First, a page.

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Features

  • Boy Scout Troop 183 is celebrating its anniversary this weekend.

        The troop started in 1957 and was originally sponsored by St. John’s Episcopal Church. Harold Wilkes was the first scout master and the Rev. G. William Beale was rector of St. John’s at the time. The troop became associated with Bedford Presbyterian Church in the 1980s and both churches jointly sponsor it. They meet in a facility owned by Bedford Presbyterian on Center Street. It is the oldest continuing troop in the Bedford area.

  • A bout of bad health may have saved a man’s life nearly 70 years ago.

  • Though most of the members of the band Solrevolt have a common background in law enforcement, it’s their music that is the binding factor — not their job.

        In other words, according to band member Rick Drewery, their jobs might have brought them together, but the music is what really matters. And now they have produced their own CD.

  •     Carriage Hill is now under new management.

        T. J. M. Properties, of Clearwater, Fla., purchased the retirement community last year. According to Chris Davis, Carriage Hill’s executive director, T. J. M. specializes in assisted living, skilled care and independent living facilities. He said that facilities like Carriage Hill are the heart of what the company does. It currently has 11 facilities and acquiring Carriage Hill was the beginning of an expansion into Virginia. He anticipates having two more by the end of the year.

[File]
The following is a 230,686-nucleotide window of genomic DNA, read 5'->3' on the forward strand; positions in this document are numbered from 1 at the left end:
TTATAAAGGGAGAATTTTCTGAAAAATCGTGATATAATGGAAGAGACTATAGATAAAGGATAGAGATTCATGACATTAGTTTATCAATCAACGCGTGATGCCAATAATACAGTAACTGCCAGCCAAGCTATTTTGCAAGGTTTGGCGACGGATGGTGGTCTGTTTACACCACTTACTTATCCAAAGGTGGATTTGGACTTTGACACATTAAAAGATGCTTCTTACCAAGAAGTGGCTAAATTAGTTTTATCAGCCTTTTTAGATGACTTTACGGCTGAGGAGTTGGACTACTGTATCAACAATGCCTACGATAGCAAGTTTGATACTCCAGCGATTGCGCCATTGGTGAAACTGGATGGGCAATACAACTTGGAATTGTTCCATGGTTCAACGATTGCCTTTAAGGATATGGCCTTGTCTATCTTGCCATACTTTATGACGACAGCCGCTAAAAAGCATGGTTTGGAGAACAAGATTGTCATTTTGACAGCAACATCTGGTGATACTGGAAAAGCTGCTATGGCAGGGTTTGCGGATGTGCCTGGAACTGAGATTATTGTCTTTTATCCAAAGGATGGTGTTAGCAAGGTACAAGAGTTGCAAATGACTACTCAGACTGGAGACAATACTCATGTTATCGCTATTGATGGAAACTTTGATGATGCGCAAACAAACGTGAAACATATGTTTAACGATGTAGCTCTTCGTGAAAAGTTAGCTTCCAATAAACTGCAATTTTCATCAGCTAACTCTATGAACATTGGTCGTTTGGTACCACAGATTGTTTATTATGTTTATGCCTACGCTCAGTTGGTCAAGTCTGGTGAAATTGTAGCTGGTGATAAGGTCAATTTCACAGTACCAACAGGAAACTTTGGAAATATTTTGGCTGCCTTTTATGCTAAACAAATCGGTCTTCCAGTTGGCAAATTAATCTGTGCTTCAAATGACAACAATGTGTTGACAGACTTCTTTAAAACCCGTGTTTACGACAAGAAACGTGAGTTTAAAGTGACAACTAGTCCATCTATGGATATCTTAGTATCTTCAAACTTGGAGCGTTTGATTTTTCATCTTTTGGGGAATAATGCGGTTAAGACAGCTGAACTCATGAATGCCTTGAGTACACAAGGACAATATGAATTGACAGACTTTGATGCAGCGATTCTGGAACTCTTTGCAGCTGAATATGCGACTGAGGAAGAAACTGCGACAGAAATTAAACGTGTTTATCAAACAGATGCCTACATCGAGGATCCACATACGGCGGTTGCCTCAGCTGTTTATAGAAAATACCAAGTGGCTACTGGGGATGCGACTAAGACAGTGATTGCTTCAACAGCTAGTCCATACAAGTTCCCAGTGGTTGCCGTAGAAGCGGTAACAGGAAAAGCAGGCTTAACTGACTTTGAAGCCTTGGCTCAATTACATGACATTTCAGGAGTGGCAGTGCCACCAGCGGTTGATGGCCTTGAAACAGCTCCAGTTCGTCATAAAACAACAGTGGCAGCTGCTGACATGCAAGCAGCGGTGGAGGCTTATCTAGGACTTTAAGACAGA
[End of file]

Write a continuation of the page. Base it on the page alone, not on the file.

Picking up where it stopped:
• One of Oakwood Manor’s residents will turn 109 this Saturday.

        Mary Spinner was born on Feb. 20, 1901, the third of 10 children born to William and Frances (Fannie) Sledd.

        Sledd owned a 150 acre farm in the Big Island area, off Va. 122, and raised cattle, pigs and tobacco for market in the early years of the 20th century.  They also grew corn and hay to feed the animals, and peas and cane for sorghum molasses for their family’s use. William ran the farm and Frances handled all the couple’s financial affairs.

  • A partnership between Bedford Science and Technology Center’s (BSTC) electricity program and Southern Air has paid off for both.

        Aaron Payne teaches the electricity course at BSTC, a two-year program. Payne hails from Philadelphia and has been teaching for 14 years, five of them at BSTC. Like many people teaching vocational programs, Payne has actually worked in the trade.

        “Before teaching, I was an electrical superintendent,” he said. “I worked for Moore’s Electric.”

  • The snow we had last month has been a bit of a setback for a new business in Huddleston.

        Kim Dunford Laverty opened the The Clubhouse Cafe on Dec. 2. It gets its name due to the fact that it actually is in the Mariners Landing Golf Course clubhouse. A lot of her customers are golfers and she has them even in the winter.

        “They golf year round,” she said. “They’re a great bunch of guys.”

        But, they can’t golf when the course is snow covered.

  • You might say local historian and author Peter Viemeister has found “Lightning” in “The Box.”

        The lightning is Viemeister’s five decade old book “The Lightning Book” and the box is a movie by that title, “The Box,” in which Viemeister’s book is used as a prop.

  • hat do you do when you’re on death row, waiting to take your seat in the electric chair?